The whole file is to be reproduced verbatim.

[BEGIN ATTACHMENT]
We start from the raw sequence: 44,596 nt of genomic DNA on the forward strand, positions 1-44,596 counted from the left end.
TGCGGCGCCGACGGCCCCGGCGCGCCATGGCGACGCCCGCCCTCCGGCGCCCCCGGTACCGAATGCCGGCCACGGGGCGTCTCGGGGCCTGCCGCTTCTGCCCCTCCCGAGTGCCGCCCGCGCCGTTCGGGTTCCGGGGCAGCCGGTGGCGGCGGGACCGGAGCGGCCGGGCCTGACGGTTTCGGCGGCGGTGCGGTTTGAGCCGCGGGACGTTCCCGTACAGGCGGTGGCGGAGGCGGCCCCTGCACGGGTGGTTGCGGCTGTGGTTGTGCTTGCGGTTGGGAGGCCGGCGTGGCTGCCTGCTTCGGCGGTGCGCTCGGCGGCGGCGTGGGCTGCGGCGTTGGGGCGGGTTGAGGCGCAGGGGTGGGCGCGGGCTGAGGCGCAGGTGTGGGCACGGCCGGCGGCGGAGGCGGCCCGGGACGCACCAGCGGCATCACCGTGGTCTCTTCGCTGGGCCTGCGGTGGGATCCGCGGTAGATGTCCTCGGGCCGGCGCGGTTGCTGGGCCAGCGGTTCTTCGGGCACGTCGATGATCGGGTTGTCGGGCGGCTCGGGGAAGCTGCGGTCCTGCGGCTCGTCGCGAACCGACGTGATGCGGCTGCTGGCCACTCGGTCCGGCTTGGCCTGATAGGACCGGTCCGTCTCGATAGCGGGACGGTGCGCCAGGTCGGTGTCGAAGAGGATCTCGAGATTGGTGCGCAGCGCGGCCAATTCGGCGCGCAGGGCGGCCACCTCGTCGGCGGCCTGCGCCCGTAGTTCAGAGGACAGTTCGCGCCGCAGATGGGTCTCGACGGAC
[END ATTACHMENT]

We start from the raw sequence: 44,596 nt of genomic DNA on the forward strand, positions 1-44,596 counted from the left end.
TGCGGCGCCGACGGCCCCGGCGCGCCATGGCGACGCCCGCCCTCCGGCGCCCCCGGTACCGAATGCCGGCCACGGGGCGTCTCGGGGCCTGCCGCTTCTGCCCCTCCCGAGTGCCGCCCGCGCCGTTCGGGTTCCGGGGCAGCCGGTGGCGGCGGGACCGGAGCGGCCGGGCCTGACGGTTTCGGCGGCGGTGCGGTTTGAGCCGCGGGACGTTCCCGTACAGGCGGTGGCGGAGGCGGCCCCTGCACGGGTGGTTGCGGCTGTGGTTGTGCTTGCGGTTGGGAGGCCGGCGTGGCTGCCTGCTTCGGCGGTGCGCTCGGCGGCGGCGTGGGCTGCGGCGTTGGGGCGGGTTGAGGCGCAGGGGTGGGCGCGGGCTGAGGCGCAGGTGTGGGCACGGCCGGCGGCGGAGGCGGCCCGGGACGCACCAGCGGCATCACCGTGGTCTCTTCGCTGGGCCTGCGGTGGGATCCGCGGTAGATGTCCTCGGGCCGGCGCGGTTGCTGGGCCAGCGGTTCTTCGGGCACGTCGATGATCGGGTTGTCGGGCGGCTCGGGGAAGCTGCGGTCCTGCGGCTCGTCGCGAACCGACGTGATGCGGCTGCTGGCCACTCGGTCCGGCTTGGCCTGATAGGACCGGTCCGTCTCGATAGCGGGACGGTGCGCCAGGTCGGTGTCGAAGAGGATCTCGAGATTGGTGCGCAGCGCGGCCAATTCGGCGCGCAGGGCGGCCACCTCGTCGGCGGCCTGCGCCCGTAGTTCAGAGGACAGTTCGCGCCGCAGATGGGTCTCGACGGAC